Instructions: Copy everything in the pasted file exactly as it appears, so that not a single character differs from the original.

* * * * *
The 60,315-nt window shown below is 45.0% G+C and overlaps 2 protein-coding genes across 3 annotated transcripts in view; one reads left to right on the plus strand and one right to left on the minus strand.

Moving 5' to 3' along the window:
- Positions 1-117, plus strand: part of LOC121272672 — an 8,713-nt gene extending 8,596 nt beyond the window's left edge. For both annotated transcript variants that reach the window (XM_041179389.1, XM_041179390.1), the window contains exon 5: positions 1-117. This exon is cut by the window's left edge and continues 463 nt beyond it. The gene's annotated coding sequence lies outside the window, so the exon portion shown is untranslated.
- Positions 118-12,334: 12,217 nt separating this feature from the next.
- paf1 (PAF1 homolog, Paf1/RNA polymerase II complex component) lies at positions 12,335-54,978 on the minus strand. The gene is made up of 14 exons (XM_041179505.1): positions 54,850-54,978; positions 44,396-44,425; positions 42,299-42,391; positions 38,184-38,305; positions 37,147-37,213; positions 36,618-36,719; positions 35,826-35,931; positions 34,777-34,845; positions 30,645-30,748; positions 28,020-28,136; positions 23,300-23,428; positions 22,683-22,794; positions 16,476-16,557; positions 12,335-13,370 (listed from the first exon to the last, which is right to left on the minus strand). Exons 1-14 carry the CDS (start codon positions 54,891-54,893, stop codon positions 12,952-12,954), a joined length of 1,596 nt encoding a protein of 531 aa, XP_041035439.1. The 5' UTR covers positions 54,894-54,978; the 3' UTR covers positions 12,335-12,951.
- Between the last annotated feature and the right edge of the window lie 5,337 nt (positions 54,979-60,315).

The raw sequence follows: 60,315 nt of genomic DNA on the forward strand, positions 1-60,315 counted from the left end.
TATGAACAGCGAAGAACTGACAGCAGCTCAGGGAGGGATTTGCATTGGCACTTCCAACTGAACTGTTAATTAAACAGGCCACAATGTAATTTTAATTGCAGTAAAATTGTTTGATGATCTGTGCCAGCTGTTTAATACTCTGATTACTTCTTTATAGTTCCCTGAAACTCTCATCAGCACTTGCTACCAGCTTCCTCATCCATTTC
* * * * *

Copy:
The 60,315-nt window shown below is 45.0% G+C and overlaps 2 protein-coding genes across 3 annotated transcripts in view; one reads left to right on the plus strand and one right to left on the minus strand.

Moving 5' to 3' along the window:
- Positions 1-117, plus strand: part of LOC121272672 — an 8,713-nt gene extending 8,596 nt beyond the window's left edge. For both annotated transcript variants that reach the window (XM_041179389.1, XM_041179390.1), the window contains exon 5: positions 1-117. This exon is cut by the window's left edge and continues 463 nt beyond it. The gene's annotated coding sequence lies outside the window, so the exon portion shown is untranslated.
- Positions 118-12,334: 12,217 nt separating this feature from the next.
- paf1 (PAF1 homolog, Paf1/RNA polymerase II complex component) lies at positions 12,335-54,978 on the minus strand. The gene is made up of 14 exons (XM_041179505.1): positions 54,850-54,978; positions 44,396-44,425; positions 42,299-42,391; positions 38,184-38,305; positions 37,147-37,213; positions 36,618-36,719; positions 35,826-35,931; positions 34,777-34,845; positions 30,645-30,748; positions 28,020-28,136; positions 23,300-23,428; positions 22,683-22,794; positions 16,476-16,557; positions 12,335-13,370 (listed from the first exon to the last, which is right to left on the minus strand). Exons 1-14 carry the CDS (start codon positions 54,891-54,893, stop codon positions 12,952-12,954), a joined length of 1,596 nt encoding a protein of 531 aa, XP_041035439.1. The 5' UTR covers positions 54,894-54,978; the 3' UTR covers positions 12,335-12,951.
- Between the last annotated feature and the right edge of the window lie 5,337 nt (positions 54,979-60,315).

The raw sequence follows: 60,315 nt of genomic DNA on the forward strand, positions 1-60,315 counted from the left end.
TATGAACAGCGAAGAACTGACAGCAGCTCAGGGAGGGATTTGCATTGGCACTTCCAACTGAACTGTTAATTAAACAGGCCACAATGTAATTTTAATTGCAGTAAAATTGTTTGATGATCTGTGCCAGCTGTTTAATACTCTGATTACTTCTTTATAGTTCCCTGAAACTCTCATCAGCACTTGCTACCAGCTTCCTCATCCATTTC